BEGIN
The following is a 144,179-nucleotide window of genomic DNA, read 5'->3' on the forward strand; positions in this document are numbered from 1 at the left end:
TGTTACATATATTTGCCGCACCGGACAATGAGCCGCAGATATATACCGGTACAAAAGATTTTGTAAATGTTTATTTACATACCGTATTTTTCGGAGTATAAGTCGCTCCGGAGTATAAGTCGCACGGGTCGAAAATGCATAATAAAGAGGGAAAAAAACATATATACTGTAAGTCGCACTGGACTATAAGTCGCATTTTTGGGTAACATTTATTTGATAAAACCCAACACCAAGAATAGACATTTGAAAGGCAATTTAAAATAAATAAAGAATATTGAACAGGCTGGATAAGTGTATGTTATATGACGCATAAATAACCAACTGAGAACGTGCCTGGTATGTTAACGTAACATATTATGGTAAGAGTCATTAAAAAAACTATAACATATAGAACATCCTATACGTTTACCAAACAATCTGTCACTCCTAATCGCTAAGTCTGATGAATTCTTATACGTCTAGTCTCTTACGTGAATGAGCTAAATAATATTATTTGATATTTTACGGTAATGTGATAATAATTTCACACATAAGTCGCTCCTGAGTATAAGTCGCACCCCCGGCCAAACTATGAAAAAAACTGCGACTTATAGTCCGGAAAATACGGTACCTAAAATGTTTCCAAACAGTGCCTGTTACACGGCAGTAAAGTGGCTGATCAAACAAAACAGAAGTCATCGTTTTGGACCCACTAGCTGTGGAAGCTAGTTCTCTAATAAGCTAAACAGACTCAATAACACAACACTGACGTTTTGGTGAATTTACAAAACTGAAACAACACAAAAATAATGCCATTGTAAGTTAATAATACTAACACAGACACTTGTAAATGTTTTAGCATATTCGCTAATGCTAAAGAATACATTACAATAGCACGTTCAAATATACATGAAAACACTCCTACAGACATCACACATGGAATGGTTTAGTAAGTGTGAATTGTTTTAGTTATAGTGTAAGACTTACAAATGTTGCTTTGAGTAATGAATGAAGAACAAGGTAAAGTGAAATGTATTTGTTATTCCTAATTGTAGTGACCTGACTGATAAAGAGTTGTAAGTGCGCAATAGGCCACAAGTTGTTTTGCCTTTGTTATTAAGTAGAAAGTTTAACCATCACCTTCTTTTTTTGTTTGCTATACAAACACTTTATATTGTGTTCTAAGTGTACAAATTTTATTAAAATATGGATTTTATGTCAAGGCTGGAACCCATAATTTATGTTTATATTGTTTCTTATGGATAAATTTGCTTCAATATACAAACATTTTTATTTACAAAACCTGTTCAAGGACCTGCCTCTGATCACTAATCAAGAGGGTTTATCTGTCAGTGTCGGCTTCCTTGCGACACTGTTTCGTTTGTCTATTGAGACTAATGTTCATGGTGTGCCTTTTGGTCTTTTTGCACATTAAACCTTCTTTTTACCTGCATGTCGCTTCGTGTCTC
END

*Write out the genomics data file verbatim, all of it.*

The following is a 144,179-nucleotide window of genomic DNA, read 5'->3' on the forward strand; positions in this document are numbered from 1 at the left end:
TGTTACATATATTTGCCGCACCGGACAATGAGCCGCAGATATATACCGGTACAAAAGATTTTGTAAATGTTTATTTACATACCGTATTTTTCGGAGTATAAGTCGCTCCGGAGTATAAGTCGCACGGGTCGAAAATGCATAATAAAGAGGGAAAAAAACATATATACTGTAAGTCGCACTGGACTATAAGTCGCATTTTTGGGTAACATTTATTTGATAAAACCCAACACCAAGAATAGACATTTGAAAGGCAATTTAAAATAAATAAAGAATATTGAACAGGCTGGATAAGTGTATGTTATATGACGCATAAATAACCAACTGAGAACGTGCCTGGTATGTTAACGTAACATATTATGGTAAGAGTCATTAAAAAAACTATAACATATAGAACATCCTATACGTTTACCAAACAATCTGTCACTCCTAATCGCTAAGTCTGATGAATTCTTATACGTCTAGTCTCTTACGTGAATGAGCTAAATAATATTATTTGATATTTTACGGTAATGTGATAATAATTTCACACATAAGTCGCTCCTGAGTATAAGTCGCACCCCCGGCCAAACTATGAAAAAAACTGCGACTTATAGTCCGGAAAATACGGTACCTAAAATGTTTCCAAACAGTGCCTGTTACACGGCAGTAAAGTGGCTGATCAAACAAAACAGAAGTCATCGTTTTGGACCCACTAGCTGTGGAAGCTAGTTCTCTAATAAGCTAAACAGACTCAATAACACAACACTGACGTTTTGGTGAATTTACAAAACTGAAACAACACAAAAATAATGCCATTGTAAGTTAATAATACTAACACAGACACTTGTAAATGTTTTAGCATATTCGCTAATGCTAAAGAATACATTACAATAGCACGTTCAAATATACATGAAAACACTCCTACAGACATCACACATGGAATGGTTTAGTAAGTGTGAATTGTTTTAGTTATAGTGTAAGACTTACAAATGTTGCTTTGAGTAATGAATGAAGAACAAGGTAAAGTGAAATGTATTTGTTATTCCTAATTGTAGTGACCTGACTGATAAAGAGTTGTAAGTGCGCAATAGGCCACAAGTTGTTTTGCCTTTGTTATTAAGTAGAAAGTTTAACCATCACCTTCTTTTTTTGTTTGCTATACAAACACTTTATATTGTGTTCTAAGTGTACAAATTTTATTAAAATATGGATTTTATGTCAAGGCTGGAACCCATAATTTATGTTTATATTGTTTCTTATGGATAAATTTGCTTCAATATACAAACATTTTTATTTACAAAACCTGTTCAAGGACCTGCCTCTGATCACTAATCAAGAGGGTTTATCTGTCAGTGTCGGCTTCCTTGCGACACTGTTTCGTTTGTCTATTGAGACTAATGTTCATGGTGTGCCTTTTGGTCTTTTTGCACATTAAACCTTCTTTTTACCTGCATGTCGCTTCGTGTCTC